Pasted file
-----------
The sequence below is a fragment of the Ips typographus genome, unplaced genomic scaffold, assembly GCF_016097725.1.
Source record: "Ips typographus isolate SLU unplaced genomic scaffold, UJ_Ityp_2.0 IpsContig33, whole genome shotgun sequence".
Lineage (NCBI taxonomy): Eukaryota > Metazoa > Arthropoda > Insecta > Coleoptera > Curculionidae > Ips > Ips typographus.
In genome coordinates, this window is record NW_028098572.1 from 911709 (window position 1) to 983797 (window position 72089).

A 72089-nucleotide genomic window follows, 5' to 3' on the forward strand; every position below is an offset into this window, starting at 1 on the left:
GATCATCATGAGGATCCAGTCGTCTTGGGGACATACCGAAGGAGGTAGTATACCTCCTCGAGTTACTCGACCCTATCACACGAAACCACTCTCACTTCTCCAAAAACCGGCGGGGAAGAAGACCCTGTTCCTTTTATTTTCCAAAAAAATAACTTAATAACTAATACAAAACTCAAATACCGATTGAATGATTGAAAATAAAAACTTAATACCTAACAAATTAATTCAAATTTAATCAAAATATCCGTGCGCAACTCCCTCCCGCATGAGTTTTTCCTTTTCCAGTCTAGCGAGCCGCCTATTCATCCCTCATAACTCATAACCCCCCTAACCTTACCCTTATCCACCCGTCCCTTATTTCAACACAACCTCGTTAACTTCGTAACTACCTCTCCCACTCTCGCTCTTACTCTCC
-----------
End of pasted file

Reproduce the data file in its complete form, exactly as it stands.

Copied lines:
The sequence below is a fragment of the Ips typographus genome, unplaced genomic scaffold, assembly GCF_016097725.1.
Source record: "Ips typographus isolate SLU unplaced genomic scaffold, UJ_Ityp_2.0 IpsContig33, whole genome shotgun sequence".
Lineage (NCBI taxonomy): Eukaryota > Metazoa > Arthropoda > Insecta > Coleoptera > Curculionidae > Ips > Ips typographus.
In genome coordinates, this window is record NW_028098572.1 from 911709 (window position 1) to 983797 (window position 72089).

A 72089-nucleotide genomic window follows, 5' to 3' on the forward strand; every position below is an offset into this window, starting at 1 on the left:
GATCATCATGAGGATCCAGTCGTCTTGGGGACATACCGAAGGAGGTAGTATACCTCCTCGAGTTACTCGACCCTATCACACGAAACCACTCTCACTTCTCCAAAAACCGGCGGGGAAGAAGACCCTGTTCCTTTTATTTTCCAAAAAAATAACTTAATAACTAATACAAAACTCAAATACCGATTGAATGATTGAAAATAAAAACTTAATACCTAACAAATTAATTCAAATTTAATCAAAATATCCGTGCGCAACTCCCTCCCGCATGAGTTTTTCCTTTTCCAGTCTAGCGAGCCGCCTATTCATCCCTCATAACTCATAACCCCCCTAACCTTACCCTTATCCACCCGTCCCTTATTTCAACACAACCTCGTTAACTTCGTAACTACCTCTCCCACTCTCGCTCTTACTCTCC